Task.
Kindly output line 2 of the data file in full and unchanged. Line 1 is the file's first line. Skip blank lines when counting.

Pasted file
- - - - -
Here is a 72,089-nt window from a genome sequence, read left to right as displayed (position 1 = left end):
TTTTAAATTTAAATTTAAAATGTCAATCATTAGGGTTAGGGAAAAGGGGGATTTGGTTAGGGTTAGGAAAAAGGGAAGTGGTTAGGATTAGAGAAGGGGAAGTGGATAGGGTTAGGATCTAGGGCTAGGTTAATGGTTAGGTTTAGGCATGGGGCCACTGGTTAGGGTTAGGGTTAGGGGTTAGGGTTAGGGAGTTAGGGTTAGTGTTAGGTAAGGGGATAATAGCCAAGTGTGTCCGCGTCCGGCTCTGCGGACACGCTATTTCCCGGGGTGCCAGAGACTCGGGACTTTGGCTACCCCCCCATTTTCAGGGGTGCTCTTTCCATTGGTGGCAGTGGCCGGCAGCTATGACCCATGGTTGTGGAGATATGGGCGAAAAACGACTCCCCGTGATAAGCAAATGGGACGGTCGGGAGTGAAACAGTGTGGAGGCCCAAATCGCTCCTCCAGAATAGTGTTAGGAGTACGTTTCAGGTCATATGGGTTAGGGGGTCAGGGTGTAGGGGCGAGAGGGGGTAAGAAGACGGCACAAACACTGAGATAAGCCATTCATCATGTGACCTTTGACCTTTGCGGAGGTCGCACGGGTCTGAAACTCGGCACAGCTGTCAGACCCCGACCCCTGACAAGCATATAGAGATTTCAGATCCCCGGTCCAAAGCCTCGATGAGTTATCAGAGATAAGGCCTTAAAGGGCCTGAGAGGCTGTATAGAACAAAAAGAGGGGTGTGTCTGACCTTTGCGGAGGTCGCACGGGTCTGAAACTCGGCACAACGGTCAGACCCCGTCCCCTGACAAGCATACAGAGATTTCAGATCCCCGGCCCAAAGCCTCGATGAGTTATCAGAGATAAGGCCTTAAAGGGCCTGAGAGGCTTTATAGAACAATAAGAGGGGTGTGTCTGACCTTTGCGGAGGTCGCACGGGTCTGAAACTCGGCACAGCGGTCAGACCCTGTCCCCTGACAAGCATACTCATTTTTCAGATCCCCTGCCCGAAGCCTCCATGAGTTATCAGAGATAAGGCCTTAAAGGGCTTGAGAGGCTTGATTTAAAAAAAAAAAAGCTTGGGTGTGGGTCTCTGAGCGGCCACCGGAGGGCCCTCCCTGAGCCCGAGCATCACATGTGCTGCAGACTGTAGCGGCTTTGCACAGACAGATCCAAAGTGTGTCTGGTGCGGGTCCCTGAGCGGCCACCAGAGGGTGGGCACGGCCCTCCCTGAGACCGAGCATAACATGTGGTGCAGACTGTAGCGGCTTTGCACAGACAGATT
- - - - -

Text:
TTTTAAATTTAAATTTAAAATGTCAATCATTAGGGTTAGGGAAAAGGGGGATTTGGTTAGGGTTAGGAAAAAGGGAAGTGGTTAGGATTAGAGAAGGGGAAGTGGATAGGGTTAGGATCTAGGGCTAGGTTAATGGTTAGGTTTAGGCATGGGGCCACTGGTTAGGGTTAGGGTTAGGGGTTAGGGTTAGGGAGTTAGGGTTAGTGTTAGGTAAGGGGATAATAGCCAAGTGTGTCCGCGTCCGGCTCTGCGGACACGCTATTTCCCGGGGTGCCAGAGACTCGGGACTTTGGCTACCCCCCCATTTTCAGGGGTGCTCTTTCCATTGGTGGCAGTGGCCGGCAGCTATGACCCATGGTTGTGGAGATATGGGCGAAAAACGACTCCCCGTGATAAGCAAATGGGACGGTCGGGAGTGAAACAGTGTGGAGGCCCAAATCGCTCCTCCAGAATAGTGTTAGGAGTACGTTTCAGGTCATATGGGTTAGGGGGTCAGGGTGTAGGGGCGAGAGGGGGTAAGAAGACGGCACAAACACTGAGATAAGCCATTCATCATGTGACCTTTGACCTTTGCGGAGGTCGCACGGGTCTGAAACTCGGCACAGCTGTCAGACCCCGACCCCTGACAAGCATATAGAGATTTCAGATCCCCGGTCCAAAGCCTCGATGAGTTATCAGAGATAAGGCCTTAAAGGGCCTGAGAGGCTGTATAGAACAAAAAGAGGGGTGTGTCTGACCTTTGCGGAGGTCGCACGGGTCTGAAACTCGGCACAACGGTCAGACCCCGTCCCCTGACAAGCATACAGAGATTTCAGATCCCCGGCCCAAAGCCTCGATGAGTTATCAGAGATAAGGCCTTAAAGGGCCTGAGAGGCTTTATAGAACAATAAGAGGGGTGTGTCTGACCTTTGCGGAGGTCGCACGGGTCTGAAACTCGGCACAGCGGTCAGACCCTGTCCCCTGACAAGCATACTCATTTTTCAGATCCCCTGCCCGAAGCCTCCATGAGTTATCAGAGATAAGGCCTTAAAGGGCTTGAGAGGCTTGATTTAAAAAAAAAAAAGCTTGGGTGTGGGTCTCTGAGCGGCCACCGGAGGGCCCTCCCTGAGCCCGAGCATCACATGTGCTGCAGACTGTAGCGGCTTTGCACAGACAGATCCAAAGTGTGTCTGGTGCGGGTCCCTGAGCGGCCACCAGAGGGTGGGCACGGCCCTCCCTGAGACCGAGCATAACATGTGGTGCAGACTGTAGCGGCTTTGCACAGACAGATT